The 60s naturally leads us on to the 70s and I can’t open a paragraph about ocean locations in film in the 1970s without talking about the big, fat, rubber shark in the corner: Jaws. As most of you will already know Jaws is one of the most influential films in existence. From the use of music to cue in a monster, the use of point of view (POV) camera work to hide the fact that your monster isn’t that scary lookin’ and even to the language used by the characters: it’s not uncommon to hear somebody facing a difficult situation say “We’re going to need a bigger boat.” Of course we now know that the music and the POV camera work were to make up for the fact that the shark Spielberg was using was broken most of the time and that Roy Schneider’s famous line was a fortunate adlib. In short: a lot of the really good stuff sort of happened by accident but Spielberg still had his say over the final cut and, as far as I can see, he was determined that nobody was going to want to go swimming for the rest of 1975. The scare, of course, lasted far beyond that as the next generation watched the super-shark bare his teeth on their parents’ TV sets and a string of sequels and spin-offs were hatched in Hollywood.
The Jaws sequels were not up to much. Jaws 2 (1978) is most famous for its tagline “Just when you thought it was safe to go back in the water.” The tagline is the most famous thing about the film. What does that tell you? Jaws 3-D (1983) should have had the tagline “Just when you thought shark sequels couldn’t get any worse” and Jaws 4 (1987), better known as Jaws: The Revenge, proves the difficulty of focusing on a man-eating shark with Michael Caine grinning inanely in your face every 5 minutes. It’s probably the only film I’ve ever watched where I’ve been on the side of the shark. There were numerous poor-man spin-offs from Jaws including: Tentacles (1977), Orca (1977) and Monster Shark (1984). None of them were particularly life-altering but one that does deserve some acknowledgement is Joe Dante’s Piranha (1978).
The first thing in favour of this film is that it doesn’t pretend that JAWS never happened and that someone just decided out of the blue (pun intended) to write a film about man-eating fish terrorising a coastal community. According to the trailer: “Sharks come alone, piranhas come in 1000s” and furthermore: “These are the man-eaters that go beyond the bite of all other jaws.” Our heroine is also seen playing the fantastically retro Jaws arcade game in the first ten minutes – naturally she wins the game. Having made it clear that he knows Piranha and Jaws will be open to critical comparison Dante then goes on to make a very different film to Jaws that, despite its grizzly plotline, is a very likeable film. Okay so the first boob shot happens less than three minutes into the film, but Dante can’t help that: he’s filming in the 70s and the girl had just been told “A little law breaking will do you good.” If he doesn’t strip her off and kill her in less than five minutes he’ll be violating every major film convention known to mankind. Dante is an innovator but he’s not about to just throw away the handbook.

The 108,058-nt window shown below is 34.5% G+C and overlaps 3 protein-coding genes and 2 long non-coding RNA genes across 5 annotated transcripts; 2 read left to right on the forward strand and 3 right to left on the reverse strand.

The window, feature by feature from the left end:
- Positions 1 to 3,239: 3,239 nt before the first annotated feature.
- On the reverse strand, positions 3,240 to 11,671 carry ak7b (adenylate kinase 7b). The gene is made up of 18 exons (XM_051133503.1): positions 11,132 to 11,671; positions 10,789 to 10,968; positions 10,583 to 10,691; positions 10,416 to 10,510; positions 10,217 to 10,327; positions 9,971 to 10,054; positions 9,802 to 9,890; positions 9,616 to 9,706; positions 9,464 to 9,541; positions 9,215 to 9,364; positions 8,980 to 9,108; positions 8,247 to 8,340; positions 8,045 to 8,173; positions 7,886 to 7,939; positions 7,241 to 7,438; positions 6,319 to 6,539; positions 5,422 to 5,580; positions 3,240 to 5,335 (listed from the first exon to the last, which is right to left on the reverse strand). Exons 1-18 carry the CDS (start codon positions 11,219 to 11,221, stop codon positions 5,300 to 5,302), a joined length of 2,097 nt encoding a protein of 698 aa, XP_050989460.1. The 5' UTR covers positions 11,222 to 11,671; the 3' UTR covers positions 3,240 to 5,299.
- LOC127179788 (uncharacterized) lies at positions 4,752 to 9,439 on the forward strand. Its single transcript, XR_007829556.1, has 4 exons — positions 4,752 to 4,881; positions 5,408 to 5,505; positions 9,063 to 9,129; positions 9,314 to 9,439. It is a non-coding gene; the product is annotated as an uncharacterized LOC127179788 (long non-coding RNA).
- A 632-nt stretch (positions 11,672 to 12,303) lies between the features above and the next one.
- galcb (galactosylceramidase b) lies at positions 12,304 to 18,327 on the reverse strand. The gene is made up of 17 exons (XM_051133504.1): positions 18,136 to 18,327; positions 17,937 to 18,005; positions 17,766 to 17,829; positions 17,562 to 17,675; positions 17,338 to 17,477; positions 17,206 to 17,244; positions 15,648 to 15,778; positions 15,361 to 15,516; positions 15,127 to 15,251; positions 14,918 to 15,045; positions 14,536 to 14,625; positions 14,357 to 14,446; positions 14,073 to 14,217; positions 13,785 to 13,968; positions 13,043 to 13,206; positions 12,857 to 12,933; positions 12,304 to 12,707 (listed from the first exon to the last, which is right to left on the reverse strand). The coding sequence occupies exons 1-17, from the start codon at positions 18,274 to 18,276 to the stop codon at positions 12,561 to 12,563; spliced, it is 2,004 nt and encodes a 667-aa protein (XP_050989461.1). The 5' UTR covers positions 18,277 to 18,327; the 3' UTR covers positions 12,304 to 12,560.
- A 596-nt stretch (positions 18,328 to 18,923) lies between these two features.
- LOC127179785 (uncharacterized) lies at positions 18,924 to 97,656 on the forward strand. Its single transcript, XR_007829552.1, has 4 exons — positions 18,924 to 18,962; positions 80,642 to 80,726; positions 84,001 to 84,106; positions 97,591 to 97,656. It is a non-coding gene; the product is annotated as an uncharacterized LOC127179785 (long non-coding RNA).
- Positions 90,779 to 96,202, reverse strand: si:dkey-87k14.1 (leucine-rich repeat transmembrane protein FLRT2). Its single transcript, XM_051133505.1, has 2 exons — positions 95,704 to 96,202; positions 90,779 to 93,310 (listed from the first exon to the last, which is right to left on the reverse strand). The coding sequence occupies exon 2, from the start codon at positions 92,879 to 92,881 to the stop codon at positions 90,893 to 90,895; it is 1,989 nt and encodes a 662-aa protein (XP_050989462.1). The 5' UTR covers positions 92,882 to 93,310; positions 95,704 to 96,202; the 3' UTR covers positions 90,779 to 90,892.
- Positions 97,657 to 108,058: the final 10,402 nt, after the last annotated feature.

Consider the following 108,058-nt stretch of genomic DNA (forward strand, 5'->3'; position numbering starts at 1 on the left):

The best things about Piranha are as follows: the name of the scientific experiment which mutated the piranhas is Operation Razor Tooth. When a lab is uncovered with jars of experiential piranhas everywhere other experiments that have gone wrong sneak around our heroes undetected – they’re not quite Gremlins (1984) but they’re not far off. There’s a great scene where the piranhas eat at the lashing on a raft. One by one the logs drift away and our heroes come closer and closer to certain doom. Dick Miller makes an appearance as Mayor Gardner further connecting Piranha and Gremlins in which Miller later played Murray Futterman. An English scientist, played by Barbara Steele, goes about the place pronouncing it “piranya” and at the end of the film she leaves the audience with the strong impression that the “piranyas” may have escaped the river and swarmed out into the sea further proving my point that film-makers hate the ocean and want you to hate it too.